After winning the 2012 James Beard Award for Individual Food Blog, Elissa Altman evolved her blog www.poormansfeast.com into the book Poor Man’s Feast: A Love Story of Comfort, Desire, and the Art of Simple Cooking (Chronicle Books, 2013, $31.95). From childhood, Elissa remembers pining for cordial family dinners happily sharing food, like “fake families sitting around their own fake tables eating fake dinners” as seen on The Partridge Family or The Brady Bunch. Her memories of the dinner table more often include silent meals of plain food with television game shows in the background like uninvited dinner guests. Except holiday meals which, in contrast, were extraordinarily fancy affairs. But between over-the-top holiday celebrations and mundane nuclear family meals, she wanted the familial warmth of a close-knit meal on a daily basis around a loving table.
Elissa craved conviviality and ultimately found it as an adult, oddly enough, through a long-distance romance after sending a plea through an on-line dating service for a same-sex relationship with someone who loved food as much as she did. That someone was Susan, who admitted her favourite way of falling asleep was the foodie’s equivalent of counting sheep – reading alphabetical entries in Larousse Gastronomique. Elissa was intrigued by Susan through their on-line chats, but also sceptical when Susan admitted to cooking roast beef for Thanksgiving, thwarting all tradition in favour of red meat. But then they discovered their corresponding love of strong, pungent cheeses, and their on-line talks led to a first date.
Elissa gained her reputation as a die-hard foodie with hip jobs at the upscale Dean & DeLuca grocery stores in SoHo, and food editor positions for New York web-based magazines. Susan is from small-town Connecticut, unfamiliar with the urban lifestyle that Elissa enjoys. As a couple, it turns out they have differing outlooks on food, but are both willing to learn from each other. Elissa is schooled in culinary basics, but enjoys Susan’s philosophy that “toast is the saving grace of otherwise humdrum food everywhere.” Susan admits to not taking care of her kitchen knives, which is hard to take for Elissa who can be fanatical about her own knife roll, and who writes, “All of them were kept in pristine condition: the moment I saw a ding in one of them, I hurried it to a specialty sharpener on the Lower East Side, like an hysterical mother who rushes her baby to the emergency room after a sniffle.”
The book bounces between her current relationship with Susan and the past influence of her parents. Although she missed out on the Norman Rockwell family dinners, Elissa did grow up going to fine dining establishments in Manhattan with her father, secretly being introduced to gourmet specialties without her weight-obsessed mother overseeing. Elissa writes: “Manhattan’s hushed halls of haute cuisine were my father’s temples of peace and reason, where he went to shake the detritus of disappointment.” Her relationship with her mother was more strained by their polar opposite interests in food. About her mother, she writes: “Constantly dieting from the day she turned fifteen, her staunch enemy has been the food on her plate. She takes no comfort or joy in that food; it’s an adversary meant to be manipulated and manoeuvred. Restaurants are places not to eat but to be seen.”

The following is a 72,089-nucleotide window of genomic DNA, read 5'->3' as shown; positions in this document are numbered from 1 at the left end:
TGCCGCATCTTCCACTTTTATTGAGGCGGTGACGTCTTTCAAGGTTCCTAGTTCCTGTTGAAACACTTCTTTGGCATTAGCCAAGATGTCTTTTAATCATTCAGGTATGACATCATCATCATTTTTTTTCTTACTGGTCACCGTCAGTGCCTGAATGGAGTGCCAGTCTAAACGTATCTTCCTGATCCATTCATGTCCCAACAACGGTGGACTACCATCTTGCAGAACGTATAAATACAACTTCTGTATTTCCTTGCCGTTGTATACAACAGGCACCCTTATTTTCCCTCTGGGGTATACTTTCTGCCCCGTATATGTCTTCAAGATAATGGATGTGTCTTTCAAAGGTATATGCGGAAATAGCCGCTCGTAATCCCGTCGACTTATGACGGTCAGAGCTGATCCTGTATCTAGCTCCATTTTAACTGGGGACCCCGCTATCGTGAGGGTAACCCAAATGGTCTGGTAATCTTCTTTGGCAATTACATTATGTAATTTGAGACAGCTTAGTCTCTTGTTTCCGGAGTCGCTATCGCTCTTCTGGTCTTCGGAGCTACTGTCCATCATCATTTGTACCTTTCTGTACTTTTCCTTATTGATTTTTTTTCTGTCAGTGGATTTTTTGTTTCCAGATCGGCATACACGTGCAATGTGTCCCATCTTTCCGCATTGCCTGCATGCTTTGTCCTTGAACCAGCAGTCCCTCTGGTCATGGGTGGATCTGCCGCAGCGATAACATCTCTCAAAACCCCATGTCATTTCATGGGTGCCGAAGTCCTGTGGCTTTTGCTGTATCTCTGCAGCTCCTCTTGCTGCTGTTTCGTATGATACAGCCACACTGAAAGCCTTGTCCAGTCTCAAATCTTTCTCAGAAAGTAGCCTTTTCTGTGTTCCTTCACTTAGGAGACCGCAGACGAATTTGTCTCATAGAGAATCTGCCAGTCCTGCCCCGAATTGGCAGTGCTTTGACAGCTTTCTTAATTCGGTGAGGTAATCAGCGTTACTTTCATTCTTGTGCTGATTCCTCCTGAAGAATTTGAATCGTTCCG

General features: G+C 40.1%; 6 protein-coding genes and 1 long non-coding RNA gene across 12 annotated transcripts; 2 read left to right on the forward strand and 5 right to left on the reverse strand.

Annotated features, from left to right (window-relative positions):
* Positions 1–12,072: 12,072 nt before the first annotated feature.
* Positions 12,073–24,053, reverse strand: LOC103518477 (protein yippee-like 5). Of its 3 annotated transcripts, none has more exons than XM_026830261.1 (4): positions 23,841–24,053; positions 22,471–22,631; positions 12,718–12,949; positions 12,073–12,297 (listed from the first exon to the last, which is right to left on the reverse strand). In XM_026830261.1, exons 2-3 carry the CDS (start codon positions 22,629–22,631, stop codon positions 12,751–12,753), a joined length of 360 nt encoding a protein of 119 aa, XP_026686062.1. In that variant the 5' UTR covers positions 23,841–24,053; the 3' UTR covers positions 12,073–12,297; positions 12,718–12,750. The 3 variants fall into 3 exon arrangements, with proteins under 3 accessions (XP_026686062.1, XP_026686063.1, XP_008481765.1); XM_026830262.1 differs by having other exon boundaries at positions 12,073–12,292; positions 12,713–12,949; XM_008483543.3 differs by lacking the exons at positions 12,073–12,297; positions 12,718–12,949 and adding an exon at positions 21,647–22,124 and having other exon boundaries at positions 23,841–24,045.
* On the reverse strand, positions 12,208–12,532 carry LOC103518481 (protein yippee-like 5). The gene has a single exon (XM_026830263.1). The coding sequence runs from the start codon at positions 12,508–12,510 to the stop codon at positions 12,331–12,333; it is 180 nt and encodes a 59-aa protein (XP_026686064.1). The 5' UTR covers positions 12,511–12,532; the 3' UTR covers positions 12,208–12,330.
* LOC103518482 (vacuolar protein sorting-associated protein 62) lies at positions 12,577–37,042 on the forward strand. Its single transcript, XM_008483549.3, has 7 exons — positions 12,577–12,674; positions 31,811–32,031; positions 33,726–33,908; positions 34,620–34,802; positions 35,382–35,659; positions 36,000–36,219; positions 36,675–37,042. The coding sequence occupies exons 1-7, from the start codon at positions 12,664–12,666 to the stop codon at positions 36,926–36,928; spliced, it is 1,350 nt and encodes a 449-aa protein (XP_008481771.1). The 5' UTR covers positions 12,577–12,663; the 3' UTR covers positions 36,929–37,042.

But the food she shared with her father at those restaurants was all the more comforting, Elissa reveals, after her parents divorced when she was a teenager. Even amid her efforts to throw a surprise anniversary party, the marriage was on the brink of ending, unable to be saved even by the solace of a platter of her parents’ favourite deli sandwiches that 16-year-old Elissa paid for with her own savings.
Similarly, addressing the future of her long-distance relationship with Susan takes on a level of seriousness when Elissa discusses the kind of time it will take to grow a vegetable garden in Susan’s backyard. It takes three years after planting asparagus before it can be harvested – did they have that kind of commitment? Plus, being a New Yorker, foraging for food was not in Elissa’s repertoire – she shopped at grocers and ate at restaurants. Making a transition from refined to rustic would be breaking new ground, testing her relationship as well as her culinary skills.
The book is full of these juxtapositions between sophisticated, New York restaurants and rural, Connecticut cooking. But the story is mostly about how food has been a constant presence and a source of comfort for Elissa’s human connections, and her opening line in the book puts it beautifully: “There is poetry in food, kindness in the act of preparing it, and peace in sharing it.”